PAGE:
In the broadest terms, a U.S.-EU trade deal would allow the United States and Europe to maintain their sway over global economic governance. Both recognize that their ability to set global rules will diminish as economic power shifts to the Asia-Pacific region. In the coming decade, no one power will be able to drive the international agenda. But if they join forces, the United States and Europe can channel their combined economic weight to keep control of the reins of the global economic order.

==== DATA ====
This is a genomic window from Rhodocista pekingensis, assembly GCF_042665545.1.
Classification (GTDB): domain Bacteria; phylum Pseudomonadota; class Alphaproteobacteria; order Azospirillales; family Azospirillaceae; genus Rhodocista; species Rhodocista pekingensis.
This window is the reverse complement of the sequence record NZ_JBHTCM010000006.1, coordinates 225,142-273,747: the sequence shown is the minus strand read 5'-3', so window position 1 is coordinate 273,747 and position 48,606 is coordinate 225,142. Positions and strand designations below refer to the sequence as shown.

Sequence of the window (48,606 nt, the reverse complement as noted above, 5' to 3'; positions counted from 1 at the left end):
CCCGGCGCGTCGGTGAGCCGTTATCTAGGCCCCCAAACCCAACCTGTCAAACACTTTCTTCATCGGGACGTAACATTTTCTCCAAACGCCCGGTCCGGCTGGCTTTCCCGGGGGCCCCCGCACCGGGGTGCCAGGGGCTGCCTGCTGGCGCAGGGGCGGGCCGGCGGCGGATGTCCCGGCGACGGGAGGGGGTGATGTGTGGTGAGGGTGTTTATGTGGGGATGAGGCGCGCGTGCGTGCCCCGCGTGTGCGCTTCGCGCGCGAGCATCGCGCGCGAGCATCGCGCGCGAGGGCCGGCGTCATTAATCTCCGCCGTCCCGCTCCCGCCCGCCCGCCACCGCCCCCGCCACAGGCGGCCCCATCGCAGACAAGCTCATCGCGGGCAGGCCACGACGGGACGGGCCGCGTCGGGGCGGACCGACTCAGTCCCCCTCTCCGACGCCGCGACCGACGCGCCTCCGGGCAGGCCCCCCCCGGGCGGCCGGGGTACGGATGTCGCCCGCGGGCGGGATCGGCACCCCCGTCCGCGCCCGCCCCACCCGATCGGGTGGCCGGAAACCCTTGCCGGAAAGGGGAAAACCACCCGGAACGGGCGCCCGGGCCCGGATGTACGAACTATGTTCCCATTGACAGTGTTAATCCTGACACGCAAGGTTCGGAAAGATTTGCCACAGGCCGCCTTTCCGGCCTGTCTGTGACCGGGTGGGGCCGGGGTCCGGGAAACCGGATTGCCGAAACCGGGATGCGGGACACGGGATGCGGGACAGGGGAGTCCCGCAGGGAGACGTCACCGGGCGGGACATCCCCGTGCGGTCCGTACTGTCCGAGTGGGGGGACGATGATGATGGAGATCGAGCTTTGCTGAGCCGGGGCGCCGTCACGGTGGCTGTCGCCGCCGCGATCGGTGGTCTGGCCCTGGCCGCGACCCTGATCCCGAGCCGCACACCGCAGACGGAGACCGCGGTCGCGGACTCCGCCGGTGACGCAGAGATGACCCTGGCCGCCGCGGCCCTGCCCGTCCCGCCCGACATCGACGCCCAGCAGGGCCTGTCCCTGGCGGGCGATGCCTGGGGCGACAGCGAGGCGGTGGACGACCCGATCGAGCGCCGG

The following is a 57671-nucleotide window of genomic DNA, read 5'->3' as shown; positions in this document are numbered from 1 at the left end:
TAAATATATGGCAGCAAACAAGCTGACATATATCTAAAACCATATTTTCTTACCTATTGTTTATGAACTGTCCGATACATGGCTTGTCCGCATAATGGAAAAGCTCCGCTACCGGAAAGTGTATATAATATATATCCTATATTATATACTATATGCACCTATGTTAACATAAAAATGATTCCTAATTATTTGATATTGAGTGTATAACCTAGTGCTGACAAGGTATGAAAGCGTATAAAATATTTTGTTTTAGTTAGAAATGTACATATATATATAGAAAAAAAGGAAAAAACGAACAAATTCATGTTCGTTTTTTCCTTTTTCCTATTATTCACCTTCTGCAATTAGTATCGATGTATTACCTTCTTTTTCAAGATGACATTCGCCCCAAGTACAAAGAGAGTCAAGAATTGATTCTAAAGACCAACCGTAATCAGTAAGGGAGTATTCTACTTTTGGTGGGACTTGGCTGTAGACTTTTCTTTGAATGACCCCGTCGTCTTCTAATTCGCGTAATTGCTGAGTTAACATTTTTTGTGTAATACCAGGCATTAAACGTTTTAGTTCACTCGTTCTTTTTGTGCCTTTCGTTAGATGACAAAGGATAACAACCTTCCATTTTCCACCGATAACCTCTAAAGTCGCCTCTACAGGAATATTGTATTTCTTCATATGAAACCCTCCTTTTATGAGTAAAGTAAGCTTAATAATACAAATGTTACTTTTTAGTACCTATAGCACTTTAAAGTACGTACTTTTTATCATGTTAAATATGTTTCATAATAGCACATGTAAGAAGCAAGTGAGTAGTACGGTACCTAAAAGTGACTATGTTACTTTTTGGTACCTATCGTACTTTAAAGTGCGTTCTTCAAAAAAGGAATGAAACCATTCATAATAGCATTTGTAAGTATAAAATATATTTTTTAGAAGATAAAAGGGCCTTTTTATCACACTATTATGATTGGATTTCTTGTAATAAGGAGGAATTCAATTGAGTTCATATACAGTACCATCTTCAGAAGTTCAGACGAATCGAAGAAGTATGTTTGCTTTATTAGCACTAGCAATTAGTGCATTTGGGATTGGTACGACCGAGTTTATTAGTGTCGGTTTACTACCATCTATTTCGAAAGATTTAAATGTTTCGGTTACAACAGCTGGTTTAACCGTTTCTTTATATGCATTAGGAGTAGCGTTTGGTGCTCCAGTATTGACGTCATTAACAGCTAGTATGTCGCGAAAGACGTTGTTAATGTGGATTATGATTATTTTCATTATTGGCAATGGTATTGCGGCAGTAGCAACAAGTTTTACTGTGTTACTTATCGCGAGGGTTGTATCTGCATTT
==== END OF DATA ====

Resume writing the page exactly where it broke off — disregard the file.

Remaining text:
In his 1901 novel Buddenbrooks, Thomas Mann describes the staid German middle class, writing, "The outward, visible and tangible signs and symbols of happiness and achievement often appear only when in reality everything is already starting to go downhill again." The same could be said of the U.S.-European relationship. The honeymoon period offered by the global financial crisis and the rise of China, during which both sides may be able to make the necessary compromises, will be short, quickly subject to a battery of political timetables and shifting priorities. The political leaders who have pushed for opening negotiations now have the responsibility to ensure that the current conducive climate leads to success.